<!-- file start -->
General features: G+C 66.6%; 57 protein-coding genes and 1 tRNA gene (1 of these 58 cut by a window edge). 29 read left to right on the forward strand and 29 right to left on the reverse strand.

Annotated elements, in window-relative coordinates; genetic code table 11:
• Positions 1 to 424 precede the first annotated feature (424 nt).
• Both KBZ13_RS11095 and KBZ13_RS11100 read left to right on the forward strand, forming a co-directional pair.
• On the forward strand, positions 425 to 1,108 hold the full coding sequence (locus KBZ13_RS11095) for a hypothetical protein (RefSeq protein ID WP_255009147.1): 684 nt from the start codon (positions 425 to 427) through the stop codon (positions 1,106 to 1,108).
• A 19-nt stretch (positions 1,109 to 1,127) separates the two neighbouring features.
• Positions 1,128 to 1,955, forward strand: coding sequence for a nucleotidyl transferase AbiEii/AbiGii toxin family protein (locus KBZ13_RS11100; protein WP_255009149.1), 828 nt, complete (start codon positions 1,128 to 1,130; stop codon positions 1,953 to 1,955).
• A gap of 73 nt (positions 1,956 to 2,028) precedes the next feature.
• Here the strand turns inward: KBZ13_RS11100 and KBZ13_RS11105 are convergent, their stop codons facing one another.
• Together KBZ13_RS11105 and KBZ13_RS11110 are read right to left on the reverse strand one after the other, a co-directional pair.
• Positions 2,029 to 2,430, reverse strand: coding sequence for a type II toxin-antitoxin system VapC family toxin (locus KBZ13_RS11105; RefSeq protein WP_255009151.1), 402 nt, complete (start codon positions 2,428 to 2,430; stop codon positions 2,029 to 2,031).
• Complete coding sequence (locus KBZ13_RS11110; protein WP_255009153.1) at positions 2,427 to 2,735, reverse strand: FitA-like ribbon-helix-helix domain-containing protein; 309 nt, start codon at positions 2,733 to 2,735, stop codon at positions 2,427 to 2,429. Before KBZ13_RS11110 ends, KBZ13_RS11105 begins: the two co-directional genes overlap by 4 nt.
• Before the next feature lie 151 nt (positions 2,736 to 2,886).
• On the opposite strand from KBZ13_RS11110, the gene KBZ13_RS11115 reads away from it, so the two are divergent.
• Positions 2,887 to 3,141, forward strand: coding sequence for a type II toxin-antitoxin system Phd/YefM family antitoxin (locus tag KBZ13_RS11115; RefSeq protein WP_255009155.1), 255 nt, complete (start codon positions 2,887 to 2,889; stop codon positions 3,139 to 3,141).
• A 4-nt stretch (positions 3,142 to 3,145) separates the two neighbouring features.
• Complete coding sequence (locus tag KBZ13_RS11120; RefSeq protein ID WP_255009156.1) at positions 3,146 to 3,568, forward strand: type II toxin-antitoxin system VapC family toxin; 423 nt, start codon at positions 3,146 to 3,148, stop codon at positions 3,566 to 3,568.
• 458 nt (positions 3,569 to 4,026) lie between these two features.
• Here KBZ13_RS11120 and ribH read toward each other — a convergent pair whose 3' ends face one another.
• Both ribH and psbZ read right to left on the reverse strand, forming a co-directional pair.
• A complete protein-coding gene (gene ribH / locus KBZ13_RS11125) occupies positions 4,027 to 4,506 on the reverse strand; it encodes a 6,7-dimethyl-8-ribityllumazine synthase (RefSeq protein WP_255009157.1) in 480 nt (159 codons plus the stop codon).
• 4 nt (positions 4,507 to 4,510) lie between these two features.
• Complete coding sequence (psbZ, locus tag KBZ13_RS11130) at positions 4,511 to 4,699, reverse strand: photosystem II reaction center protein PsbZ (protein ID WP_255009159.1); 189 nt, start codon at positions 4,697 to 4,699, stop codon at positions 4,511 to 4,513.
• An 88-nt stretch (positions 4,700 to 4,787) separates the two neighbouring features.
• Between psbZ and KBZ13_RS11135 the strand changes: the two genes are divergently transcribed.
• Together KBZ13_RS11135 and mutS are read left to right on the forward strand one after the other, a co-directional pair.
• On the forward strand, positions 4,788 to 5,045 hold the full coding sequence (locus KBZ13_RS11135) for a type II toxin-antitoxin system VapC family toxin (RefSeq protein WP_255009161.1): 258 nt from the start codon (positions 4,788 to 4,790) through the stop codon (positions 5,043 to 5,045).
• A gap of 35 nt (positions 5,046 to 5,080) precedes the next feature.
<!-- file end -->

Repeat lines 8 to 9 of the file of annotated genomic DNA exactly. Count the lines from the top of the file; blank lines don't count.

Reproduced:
• A gap of 73 nt (positions 1,956 to 2,028) precedes the next feature.
• Here the strand turns inward: KBZ13_RS11100 and KBZ13_RS11105 are convergent, their stop codons facing one another.